25.3.13

Guest Post: Elisa Lorello's Literary Crush



Hey Guys and Gals! It's Monday! BOO! But to make your Monday better, I have a special treat for you: A guest post by my newest favourite author (and Twitter pal), Elisa Lorello! I've read three of her novels, Faking It, Ordinary World, and Adulationand think that she's pretty much the bomb so I'm super psyched to have her here today (virtually, anyway, she's not in my basement or anything creepy like that). 

Sp please, let's all make her feel welcome!

*sets out plate of cookies and cushy pillows*


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First up: Thanks, Jennie, for allowing me to be a guest on your blog. I’m also very grateful for your kind (and entertaining) reviews of my novels.

So allow me to fill in some details of how I came to write this post.

How Jennie and I met: via #chicklitchat on Twitter.

What is Chick Lit Chat, you ask? A fun hour on Thursday evenings (8p.m. EST) for readers and writers to get together and discuss all things chick lit—favorite characters, stories, writing advice, you name it. Occasionally the conversation gets derailed to Colin Firth. No one seems to mind.

How Jennie and I bonded: Mostly through tweets about glitter.

We also have other things in common, like writing commercial women’s fiction, living in the north (although I’m currently residing in New England, and I don’t say “wicked” or “eh”), and wishing for winter to finally be over. (Yeah, I know technically it is. I want the temperatures to match.) In short, she’s someone I would share my pop tarts with. (No, that’s not a euphemism.)

Topic of this post: literary crushes.

Jennie’s idea, and it’s a great one. Really made me think, too. I mean, I can rattle off a number of fictional characters for whom I’m jonesin’—Sam Seaborn, Neil Caffrey, and Patrick Jane, to name a few—but you’ll notice they’re all characters from television, not books. So I went to my bookshelf, and as I perused the spines, my eyes fell on one, and it all came back to me.

Mark Darcy.

((le sigh))

Let me say for the record that I fell in love with Mark Darcy long before I saw the film adaptation of Bridget Jones’s Diary. (Meaning I read the book first.) And while I concede that he was well cast, Mark Darcy and Colin Firth are two separate crushes. Let me also say that had I read BJD during my twenties, I likely would’ve been Team Daniel. But that’s the price to pay for being stupid when you’re twenty-something. (In my teens, I’m sorry to say, it probably would’ve been Tom.) Fortunately I read BJD at the perfect time in my life (mid-late 30s…I know, what took me so long?) and thus fell in love with the perfect man. (Well, almost perfect. He does have that slight flaw of being fictional.)

So what makes Mark Darcy so lovable? Let’s start with his name: Mark. Darcy. Forget the allusion to Pride and Prejudice. It just rolls off the tongue so well. It’s precise. It makes you feel like what you see is what you get. And that’s exactly Mark Darcy—he doesn’t pretend to be anyone or anything other than who or what he is. He may make apologies, but he never compromises himself. Even when caught wearing the ugliest sweater on the planet. He’s humble to the end, despite Bridget believing the contrary. We see his potential way before she does, which makes rooting for him more fun.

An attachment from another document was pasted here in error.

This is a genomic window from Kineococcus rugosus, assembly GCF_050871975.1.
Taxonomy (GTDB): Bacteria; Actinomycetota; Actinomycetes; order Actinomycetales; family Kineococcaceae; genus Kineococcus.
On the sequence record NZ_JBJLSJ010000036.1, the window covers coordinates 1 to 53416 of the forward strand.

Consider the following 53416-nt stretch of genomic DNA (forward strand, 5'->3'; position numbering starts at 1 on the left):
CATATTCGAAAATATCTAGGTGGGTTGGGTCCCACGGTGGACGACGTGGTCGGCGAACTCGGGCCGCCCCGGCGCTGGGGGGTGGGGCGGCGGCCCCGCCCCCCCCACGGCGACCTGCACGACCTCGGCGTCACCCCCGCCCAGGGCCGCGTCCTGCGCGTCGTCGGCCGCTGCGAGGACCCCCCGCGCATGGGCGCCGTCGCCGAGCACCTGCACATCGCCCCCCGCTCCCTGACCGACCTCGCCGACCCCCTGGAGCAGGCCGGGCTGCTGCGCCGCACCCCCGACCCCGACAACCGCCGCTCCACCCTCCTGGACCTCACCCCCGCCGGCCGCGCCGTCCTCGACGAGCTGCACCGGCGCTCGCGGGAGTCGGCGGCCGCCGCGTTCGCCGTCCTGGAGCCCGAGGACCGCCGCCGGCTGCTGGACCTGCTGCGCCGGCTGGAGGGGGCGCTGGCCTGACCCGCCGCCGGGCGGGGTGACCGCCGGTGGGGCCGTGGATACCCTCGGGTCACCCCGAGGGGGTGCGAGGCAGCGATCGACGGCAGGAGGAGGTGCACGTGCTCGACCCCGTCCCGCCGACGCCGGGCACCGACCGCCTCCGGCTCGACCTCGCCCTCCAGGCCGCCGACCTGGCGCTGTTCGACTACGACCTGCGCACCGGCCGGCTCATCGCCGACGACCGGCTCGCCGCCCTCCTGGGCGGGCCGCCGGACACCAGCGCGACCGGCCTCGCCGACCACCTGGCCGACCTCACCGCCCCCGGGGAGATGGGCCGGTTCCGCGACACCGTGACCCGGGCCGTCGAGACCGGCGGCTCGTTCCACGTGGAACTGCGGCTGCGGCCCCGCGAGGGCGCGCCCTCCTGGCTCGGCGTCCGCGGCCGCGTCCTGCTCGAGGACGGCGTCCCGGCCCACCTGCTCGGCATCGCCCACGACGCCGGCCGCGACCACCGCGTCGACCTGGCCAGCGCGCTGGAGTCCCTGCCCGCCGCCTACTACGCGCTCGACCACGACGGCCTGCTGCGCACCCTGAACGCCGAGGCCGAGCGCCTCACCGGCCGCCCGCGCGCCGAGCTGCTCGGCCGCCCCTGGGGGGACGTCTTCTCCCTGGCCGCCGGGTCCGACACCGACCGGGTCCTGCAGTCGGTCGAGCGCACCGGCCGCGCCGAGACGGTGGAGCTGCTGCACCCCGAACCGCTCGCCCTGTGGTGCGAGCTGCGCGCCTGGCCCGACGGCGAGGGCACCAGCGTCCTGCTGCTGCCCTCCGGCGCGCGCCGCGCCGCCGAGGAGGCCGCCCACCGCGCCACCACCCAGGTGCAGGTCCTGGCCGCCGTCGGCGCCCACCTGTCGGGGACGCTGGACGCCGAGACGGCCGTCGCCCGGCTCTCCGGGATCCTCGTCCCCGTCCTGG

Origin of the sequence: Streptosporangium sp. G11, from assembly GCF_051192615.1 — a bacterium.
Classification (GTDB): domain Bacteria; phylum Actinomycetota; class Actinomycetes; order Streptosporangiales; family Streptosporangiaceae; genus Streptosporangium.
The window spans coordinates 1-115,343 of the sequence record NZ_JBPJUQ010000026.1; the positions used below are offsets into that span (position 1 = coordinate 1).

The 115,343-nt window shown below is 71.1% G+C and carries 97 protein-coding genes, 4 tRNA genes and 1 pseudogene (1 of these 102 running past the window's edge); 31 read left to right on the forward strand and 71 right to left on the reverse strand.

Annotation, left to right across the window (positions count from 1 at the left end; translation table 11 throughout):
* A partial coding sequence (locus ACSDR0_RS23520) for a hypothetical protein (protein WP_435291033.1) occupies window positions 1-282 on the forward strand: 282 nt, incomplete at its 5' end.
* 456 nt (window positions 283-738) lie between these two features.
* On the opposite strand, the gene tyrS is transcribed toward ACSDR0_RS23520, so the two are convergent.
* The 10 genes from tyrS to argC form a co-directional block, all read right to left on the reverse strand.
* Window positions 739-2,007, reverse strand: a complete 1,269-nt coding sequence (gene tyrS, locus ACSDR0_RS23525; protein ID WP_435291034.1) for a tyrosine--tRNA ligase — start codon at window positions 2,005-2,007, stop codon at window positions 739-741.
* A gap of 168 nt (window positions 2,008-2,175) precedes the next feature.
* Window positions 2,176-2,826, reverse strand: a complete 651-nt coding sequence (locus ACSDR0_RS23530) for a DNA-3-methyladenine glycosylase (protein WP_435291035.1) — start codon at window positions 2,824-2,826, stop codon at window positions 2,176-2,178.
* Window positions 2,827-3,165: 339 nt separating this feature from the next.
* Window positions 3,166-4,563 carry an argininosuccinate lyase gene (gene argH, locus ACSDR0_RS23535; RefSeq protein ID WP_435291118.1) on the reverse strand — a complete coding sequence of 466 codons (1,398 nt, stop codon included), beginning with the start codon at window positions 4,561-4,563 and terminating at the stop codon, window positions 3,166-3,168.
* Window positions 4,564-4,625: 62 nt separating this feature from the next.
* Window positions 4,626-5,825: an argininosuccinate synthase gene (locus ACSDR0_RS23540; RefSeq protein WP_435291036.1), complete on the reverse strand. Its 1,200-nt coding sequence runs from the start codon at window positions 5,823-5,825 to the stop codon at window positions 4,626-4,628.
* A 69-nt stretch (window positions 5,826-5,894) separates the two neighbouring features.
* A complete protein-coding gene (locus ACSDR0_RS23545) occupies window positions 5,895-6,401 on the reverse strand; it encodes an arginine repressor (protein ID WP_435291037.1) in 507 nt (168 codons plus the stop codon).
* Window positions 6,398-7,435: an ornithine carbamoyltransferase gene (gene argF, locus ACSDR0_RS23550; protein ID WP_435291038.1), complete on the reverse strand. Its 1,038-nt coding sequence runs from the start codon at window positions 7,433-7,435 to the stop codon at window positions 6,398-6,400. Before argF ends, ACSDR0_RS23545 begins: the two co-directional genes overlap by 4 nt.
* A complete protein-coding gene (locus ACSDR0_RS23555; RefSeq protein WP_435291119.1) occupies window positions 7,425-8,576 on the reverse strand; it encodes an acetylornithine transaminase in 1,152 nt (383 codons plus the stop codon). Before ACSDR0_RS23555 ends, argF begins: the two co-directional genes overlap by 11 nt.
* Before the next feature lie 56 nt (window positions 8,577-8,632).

What also makes Mark Darcy so appealing to me is that he’s not impossibly gorgeous (not that I’ve never had a crush on impossibly gorgeous characters—hell, I’ve written them: see Devin in Faking It), but he’s attractive all the same. Awkward and attractive and intelligent and a nice guy. And at my age, I find those qualities so much more appealing than the alpha male, both in fiction and in real life.

I remember reading an excerpt of Faking It to my students, before the novel was published. Not even halfway through, one of my female students blurted, “Oh yeah. I’m in love with him.” And upon reading a scene drafted by my Why I Love Singlehood co-author, I immediately emailed her and said, “You totally made me fall in love with Kenny, dammit.” Literary crushes are fun. They’re fun to have as a reader, and they’re even more fun to create as a writer. But ultimately, what makes us long for him to be real is the connection they feel with him. And those are the best characters, crushes or not. Their humanity is so real you forget they’re not. The magic is not only that you believe in their realness, but in the hope that some form of them actually exists.

And they do. You only need to know where to look.


 Thanks so much for guest posting, Elisa! What a great pick! (Mmmmm...I do love me some Mark Darcy). And if you haven't read any of Elisa's books yet, what the heck are you waiting for?


If you'd like to know who my literary crush is then head on over to Elisa's blog (although I'm sure that if you're a regular follower, you'll be able to guess who he is).

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